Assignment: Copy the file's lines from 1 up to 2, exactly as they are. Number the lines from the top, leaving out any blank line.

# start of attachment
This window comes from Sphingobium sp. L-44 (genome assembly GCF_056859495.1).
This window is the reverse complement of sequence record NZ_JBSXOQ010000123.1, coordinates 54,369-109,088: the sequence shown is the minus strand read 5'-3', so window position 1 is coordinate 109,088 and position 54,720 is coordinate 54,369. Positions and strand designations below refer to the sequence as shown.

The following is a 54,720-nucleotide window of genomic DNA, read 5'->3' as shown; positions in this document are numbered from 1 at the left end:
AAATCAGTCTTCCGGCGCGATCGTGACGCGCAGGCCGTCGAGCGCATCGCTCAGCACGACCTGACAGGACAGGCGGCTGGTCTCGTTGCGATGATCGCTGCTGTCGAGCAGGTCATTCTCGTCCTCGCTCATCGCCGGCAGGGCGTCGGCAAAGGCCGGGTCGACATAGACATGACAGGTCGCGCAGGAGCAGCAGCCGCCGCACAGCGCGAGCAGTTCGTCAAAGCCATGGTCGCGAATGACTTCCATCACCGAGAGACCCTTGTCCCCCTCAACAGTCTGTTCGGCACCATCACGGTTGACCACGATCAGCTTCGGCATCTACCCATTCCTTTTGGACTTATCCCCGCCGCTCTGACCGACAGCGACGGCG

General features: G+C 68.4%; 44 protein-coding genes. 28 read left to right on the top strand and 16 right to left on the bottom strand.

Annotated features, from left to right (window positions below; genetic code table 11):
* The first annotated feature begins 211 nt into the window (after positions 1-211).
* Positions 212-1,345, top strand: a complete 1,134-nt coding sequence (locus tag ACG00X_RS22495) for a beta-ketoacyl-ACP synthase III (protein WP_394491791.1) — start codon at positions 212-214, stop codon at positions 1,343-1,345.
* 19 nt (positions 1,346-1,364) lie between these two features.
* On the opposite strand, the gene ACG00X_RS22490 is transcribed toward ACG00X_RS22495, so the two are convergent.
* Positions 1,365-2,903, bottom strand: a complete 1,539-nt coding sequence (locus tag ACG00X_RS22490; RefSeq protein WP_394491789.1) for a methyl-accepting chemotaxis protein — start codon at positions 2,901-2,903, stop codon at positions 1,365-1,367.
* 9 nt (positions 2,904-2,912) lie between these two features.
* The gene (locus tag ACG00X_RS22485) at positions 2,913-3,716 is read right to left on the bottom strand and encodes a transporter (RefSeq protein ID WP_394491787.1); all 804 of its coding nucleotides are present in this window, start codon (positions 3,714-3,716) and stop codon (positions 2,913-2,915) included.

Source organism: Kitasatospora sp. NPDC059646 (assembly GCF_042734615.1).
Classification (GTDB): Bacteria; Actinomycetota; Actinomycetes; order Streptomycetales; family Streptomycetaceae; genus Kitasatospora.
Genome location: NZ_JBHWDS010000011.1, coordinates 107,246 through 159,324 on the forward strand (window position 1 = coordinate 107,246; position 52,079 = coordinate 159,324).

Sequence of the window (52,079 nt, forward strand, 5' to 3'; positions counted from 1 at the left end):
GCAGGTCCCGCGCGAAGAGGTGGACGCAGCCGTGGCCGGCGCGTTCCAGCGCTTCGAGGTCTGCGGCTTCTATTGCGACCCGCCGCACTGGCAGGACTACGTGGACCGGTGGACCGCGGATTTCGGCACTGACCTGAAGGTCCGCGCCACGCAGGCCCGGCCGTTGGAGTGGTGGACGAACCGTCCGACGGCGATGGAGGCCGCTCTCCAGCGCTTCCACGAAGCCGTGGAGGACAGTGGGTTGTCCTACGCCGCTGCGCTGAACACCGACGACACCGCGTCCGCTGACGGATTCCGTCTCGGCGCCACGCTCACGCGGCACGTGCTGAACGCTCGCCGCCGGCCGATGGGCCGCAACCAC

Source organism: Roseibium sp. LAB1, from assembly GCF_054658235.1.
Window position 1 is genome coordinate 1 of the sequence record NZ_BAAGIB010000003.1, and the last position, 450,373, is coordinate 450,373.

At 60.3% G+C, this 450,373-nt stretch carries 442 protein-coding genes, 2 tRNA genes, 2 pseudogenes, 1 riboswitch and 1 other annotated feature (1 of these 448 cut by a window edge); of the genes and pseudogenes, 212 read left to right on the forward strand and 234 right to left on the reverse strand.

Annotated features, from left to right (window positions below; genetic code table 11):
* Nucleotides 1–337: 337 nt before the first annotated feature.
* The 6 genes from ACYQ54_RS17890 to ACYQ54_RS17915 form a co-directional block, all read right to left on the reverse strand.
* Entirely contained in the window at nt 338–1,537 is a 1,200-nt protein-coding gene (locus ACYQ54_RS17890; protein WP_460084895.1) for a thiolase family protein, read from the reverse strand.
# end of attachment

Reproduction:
This window comes from Sphingobium sp. L-44 (genome assembly GCF_056859495.1).
This window is the reverse complement of sequence record NZ_JBSXOQ010000123.1, coordinates 54,369-109,088: the sequence shown is the minus strand read 5'-3', so window position 1 is coordinate 109,088 and position 54,720 is coordinate 54,369. Positions and strand designations below refer to the sequence as shown.